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Book Reviews
November 2000

Neck Complaints

Arch Neurol. 2000;57(11):1655. doi:

As a new addition to "The Most Common Complaints" series, this short, compact review of the diagnosis of neck complaints is a practical guide that principally focuses on the diagnosis and treatment of spondylosis as based on the 35 years of experience of Dr Ronthal.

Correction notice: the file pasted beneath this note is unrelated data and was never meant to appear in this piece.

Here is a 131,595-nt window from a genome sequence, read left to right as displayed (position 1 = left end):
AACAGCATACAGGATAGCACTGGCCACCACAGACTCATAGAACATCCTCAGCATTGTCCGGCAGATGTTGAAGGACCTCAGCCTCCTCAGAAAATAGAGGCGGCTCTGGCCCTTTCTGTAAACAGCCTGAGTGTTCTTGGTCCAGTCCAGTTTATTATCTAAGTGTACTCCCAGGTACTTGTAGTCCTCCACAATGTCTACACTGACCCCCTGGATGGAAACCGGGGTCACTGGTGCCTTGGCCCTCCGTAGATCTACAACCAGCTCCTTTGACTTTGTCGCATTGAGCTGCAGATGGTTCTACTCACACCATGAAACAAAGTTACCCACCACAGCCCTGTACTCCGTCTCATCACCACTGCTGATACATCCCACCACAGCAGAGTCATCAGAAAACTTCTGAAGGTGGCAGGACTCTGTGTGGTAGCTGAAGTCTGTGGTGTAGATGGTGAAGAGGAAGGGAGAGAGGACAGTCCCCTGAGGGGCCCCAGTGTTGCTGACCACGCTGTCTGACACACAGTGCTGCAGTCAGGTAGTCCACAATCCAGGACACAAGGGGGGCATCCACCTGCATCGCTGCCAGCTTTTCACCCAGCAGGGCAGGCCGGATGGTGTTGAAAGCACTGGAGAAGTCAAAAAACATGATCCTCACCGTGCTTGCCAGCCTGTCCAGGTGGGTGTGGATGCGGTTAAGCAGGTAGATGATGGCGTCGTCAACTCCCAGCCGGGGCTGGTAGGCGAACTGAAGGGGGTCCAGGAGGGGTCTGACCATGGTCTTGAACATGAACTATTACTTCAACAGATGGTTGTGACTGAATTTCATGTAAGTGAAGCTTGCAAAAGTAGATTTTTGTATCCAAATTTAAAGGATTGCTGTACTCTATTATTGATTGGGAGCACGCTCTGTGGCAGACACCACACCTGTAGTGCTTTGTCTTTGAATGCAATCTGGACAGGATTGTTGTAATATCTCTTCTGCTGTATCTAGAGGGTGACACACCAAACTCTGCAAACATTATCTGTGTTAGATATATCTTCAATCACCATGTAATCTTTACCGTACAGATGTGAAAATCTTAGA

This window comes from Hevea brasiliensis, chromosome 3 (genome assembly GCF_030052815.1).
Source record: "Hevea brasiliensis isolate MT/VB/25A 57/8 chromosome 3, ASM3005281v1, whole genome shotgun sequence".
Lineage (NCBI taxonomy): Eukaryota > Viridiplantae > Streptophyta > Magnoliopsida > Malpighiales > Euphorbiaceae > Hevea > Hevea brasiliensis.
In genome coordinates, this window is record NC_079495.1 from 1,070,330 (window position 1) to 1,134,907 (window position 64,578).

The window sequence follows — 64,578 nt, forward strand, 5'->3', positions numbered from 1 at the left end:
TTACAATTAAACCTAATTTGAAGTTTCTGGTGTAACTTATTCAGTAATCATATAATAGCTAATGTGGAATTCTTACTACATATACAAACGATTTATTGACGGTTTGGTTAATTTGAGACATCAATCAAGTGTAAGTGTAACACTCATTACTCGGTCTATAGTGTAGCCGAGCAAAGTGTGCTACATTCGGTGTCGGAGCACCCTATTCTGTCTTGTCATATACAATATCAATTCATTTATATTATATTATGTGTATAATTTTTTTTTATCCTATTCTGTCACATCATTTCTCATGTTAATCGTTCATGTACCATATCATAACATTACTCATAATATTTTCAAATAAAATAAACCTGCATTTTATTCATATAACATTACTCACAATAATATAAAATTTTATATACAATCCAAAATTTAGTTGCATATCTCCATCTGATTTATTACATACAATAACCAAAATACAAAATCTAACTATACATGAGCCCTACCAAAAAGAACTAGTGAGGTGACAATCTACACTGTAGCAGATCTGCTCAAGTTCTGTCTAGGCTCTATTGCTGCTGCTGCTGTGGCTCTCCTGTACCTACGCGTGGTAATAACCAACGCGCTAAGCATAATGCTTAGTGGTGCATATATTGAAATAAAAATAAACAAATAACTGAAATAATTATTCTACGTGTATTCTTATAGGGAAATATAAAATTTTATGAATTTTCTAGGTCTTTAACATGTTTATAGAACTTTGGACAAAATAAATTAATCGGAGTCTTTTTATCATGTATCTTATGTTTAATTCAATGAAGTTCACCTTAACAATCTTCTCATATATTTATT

The introductory chapter has a historical account of cervical spine pathology and is a delight to read. The first chapter begins with a case that illustrates typical signs and symptoms of a middle-aged patient with spondylosis. The rest of this chapter briefly outlines the signs and symptoms and, in general terms, details treatment. The book goes on to describe in a concise fashion the signs and symptoms related to spondylosis, followed by its pathophysiologic findings. These chapters are well illustrated with regard to the dermatome distribution of the cervical nerve roots and their motor innervation. In addition, the pathophysiology section is well illustrated with figures and magnetic resonance images. Treatment modalities are divided into medical and surgical treatments. The surgical treatment section provides a nice review of an article by Rowland reporting the outcomes of various procedures for spondylosis. The details of surgical treatment are certainly not the focus of this book; however, it should be added that an open-door laminaplasty provides excellent decompression in situations in which multiple levels of pathology are present. This procedure allows for the preservation of the posterior elements and limits the risk for postlaminectomy kyphosis.

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